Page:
When the writ of habeas corpus (or the right of a person to undergo the due
process of the law prior to incarceration) was suspended during the martial
law, individuals who gained the ire of the government mysteriously vanished.
Four presidents after, the stench that reeked out of the dictatorial administration still lingers today. A number of leftists and critics of the government have been deprived of their liberty through forced disappearances. This is the weighty social reality depicted in Joel Lamangan's Dukot (Desaparecidos).
The story begins with Junix Etrata (Allen Dizon) and his girlfriend Maricel Salvacruz (Iza Calzado) being abducted by military intelligence agents. Junix is a student activist who decided to dedicate all of his time to the movement. He takes refuge in the mountains to live with the indigenous people. Maricel, on the other hand, left the movement to lead a normal life. Their captors identified them as leaders of the New People's Army (NPA). In order to extract information from them, they were subjected to inhumane torture and despicable harassment. Junix was burned by cigarettes, tied down on a wooden plank and given electric shock, and his head was dunked into a huge drum of water.
One scene even reminds us of Star Cinema's Dekada '70 (the one where Piolo Pascual was seated on top of a block of ice naked) while others conjured up images of the Hollywood film Rendition. Call it shock cinema if you may, but this is reality.
Meanwhile, the parents of Junix and Maricel seek the help of a human rights group to look for their missing children. It's a depressing predicament for a parent to dig graves, look at dismembered body parts, and identify corpses in morgues but they remain hopeful that their children are alive and will soon be found.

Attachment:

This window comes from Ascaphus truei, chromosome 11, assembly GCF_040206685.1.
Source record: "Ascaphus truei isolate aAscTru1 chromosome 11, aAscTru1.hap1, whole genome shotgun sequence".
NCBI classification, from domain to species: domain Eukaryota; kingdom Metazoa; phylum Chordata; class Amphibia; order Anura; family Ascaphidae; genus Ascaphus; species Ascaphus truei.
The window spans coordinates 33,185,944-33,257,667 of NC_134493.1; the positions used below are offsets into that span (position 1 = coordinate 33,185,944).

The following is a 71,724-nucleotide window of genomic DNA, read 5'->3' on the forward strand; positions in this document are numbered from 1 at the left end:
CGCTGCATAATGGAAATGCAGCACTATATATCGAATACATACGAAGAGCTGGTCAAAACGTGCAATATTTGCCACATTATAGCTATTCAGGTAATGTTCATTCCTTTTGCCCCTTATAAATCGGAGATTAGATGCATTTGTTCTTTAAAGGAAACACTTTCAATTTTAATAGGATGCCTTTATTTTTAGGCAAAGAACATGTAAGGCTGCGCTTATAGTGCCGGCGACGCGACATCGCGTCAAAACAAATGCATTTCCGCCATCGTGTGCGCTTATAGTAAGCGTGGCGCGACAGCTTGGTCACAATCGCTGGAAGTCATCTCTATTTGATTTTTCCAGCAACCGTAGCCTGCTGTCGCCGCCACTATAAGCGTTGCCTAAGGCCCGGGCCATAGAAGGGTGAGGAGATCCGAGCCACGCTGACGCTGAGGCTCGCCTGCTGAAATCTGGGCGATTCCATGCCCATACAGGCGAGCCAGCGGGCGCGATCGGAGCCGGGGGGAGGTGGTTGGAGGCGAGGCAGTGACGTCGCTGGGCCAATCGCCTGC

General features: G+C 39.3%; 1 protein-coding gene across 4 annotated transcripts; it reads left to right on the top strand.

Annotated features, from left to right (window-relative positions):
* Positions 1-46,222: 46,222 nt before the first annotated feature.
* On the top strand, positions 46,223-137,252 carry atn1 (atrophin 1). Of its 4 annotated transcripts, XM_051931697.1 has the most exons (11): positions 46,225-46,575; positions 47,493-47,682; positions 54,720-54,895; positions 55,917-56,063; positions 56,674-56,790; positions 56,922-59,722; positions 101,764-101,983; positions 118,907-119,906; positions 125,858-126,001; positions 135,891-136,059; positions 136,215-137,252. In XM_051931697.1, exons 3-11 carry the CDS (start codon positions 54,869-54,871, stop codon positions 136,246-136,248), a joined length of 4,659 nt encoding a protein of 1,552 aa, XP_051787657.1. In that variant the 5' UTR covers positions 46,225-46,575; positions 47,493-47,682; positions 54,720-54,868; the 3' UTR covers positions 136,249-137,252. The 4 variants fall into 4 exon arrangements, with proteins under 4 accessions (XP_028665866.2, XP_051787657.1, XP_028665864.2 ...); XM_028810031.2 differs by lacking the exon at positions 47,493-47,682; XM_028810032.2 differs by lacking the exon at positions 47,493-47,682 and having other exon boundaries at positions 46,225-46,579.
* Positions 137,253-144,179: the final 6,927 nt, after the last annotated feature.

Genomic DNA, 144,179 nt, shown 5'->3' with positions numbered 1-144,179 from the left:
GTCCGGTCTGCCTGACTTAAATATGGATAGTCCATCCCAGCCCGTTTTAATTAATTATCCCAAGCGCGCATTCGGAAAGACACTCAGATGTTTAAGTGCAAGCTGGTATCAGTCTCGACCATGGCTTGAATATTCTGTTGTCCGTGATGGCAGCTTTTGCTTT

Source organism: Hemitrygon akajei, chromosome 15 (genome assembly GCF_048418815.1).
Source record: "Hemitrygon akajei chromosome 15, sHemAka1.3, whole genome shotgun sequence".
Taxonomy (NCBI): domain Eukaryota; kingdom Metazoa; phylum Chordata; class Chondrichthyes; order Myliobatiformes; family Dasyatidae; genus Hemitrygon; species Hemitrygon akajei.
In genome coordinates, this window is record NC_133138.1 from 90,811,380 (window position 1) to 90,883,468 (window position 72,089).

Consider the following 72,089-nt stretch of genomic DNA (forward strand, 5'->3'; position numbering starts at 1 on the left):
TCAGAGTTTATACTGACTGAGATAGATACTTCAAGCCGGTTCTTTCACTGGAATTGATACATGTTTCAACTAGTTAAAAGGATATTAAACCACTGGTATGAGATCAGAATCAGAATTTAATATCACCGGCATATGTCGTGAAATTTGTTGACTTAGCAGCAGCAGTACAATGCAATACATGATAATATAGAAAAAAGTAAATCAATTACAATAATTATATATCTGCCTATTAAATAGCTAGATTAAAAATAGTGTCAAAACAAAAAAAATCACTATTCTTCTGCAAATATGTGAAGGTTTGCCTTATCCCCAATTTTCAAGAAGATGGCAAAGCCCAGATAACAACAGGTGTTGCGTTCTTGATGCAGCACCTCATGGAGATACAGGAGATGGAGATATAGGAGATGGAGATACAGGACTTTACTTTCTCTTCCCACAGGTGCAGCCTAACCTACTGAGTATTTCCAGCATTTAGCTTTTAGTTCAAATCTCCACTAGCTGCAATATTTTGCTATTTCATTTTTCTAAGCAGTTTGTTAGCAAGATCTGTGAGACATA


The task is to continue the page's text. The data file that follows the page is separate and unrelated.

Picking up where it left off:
This alarming slice-of-life is juxtaposed with an emotional element that made the film more powerful. The film tends to overdo some of its dramatic scenes with slow motion, unnatural dialogue (Can you imagine a guy shouting "Mahal kita... habambuhay!" in the middle of Taft Avenue?), and an overbearing score. The drama could be a little tighter.
Luckily, the cast is competent enough to play their roles with conviction. Iza is perfect for her role. Tabloid reporters will make a fuss about her ‘daring' rape scene but her performance is definitely more than that. Allen subjected himself to the torture scenes that were shot for two straight days. In the face of such brutality, his character is able to stomach it all but he breaks down when he comes face-to-face with his girlfriend. The actor-producer is able to infuse tenderness to his tough guy exterior.
Gina Alajar, who played Maricel's mother, doesn't need to prove anything. Through her role as a suffering mother crying out for justice, she reminds us how good an actress she is. Her mannerisms and delivery of lines is in character 100% of the time.
With the barrage of sensationalized news headlines that come with our morning coffee, we can't be blamed for becoming apathetic to the country's social condition. Sometimes, it gets hard to separate the truth from yellow journalism. But after watching Dukot, it would be damning not to care.
Penned by Palanca awardee Bonifacio Ilagan (who also wrote The Flor Contemplacion Story), this film is an account of the stories of real life desaparecidos (literally the disappeared ones). Bonifacio, who is a political detainee himself, produces a timely and courageous political thriller as a protest against forced disappearances and human rights violations in the Philippines.
Dukot (Desaparecidos) is a difficult film to watch but what makes it even more difficult to accept is the fact that these inhuman acts are still happening in society.
This indie film, directed by Joel Lamangan (who used to be a political prisoner himself), will have its regular run in the Philippines starting December 2, 2009. It will be screened in time for Human Rights Month celebration in the country.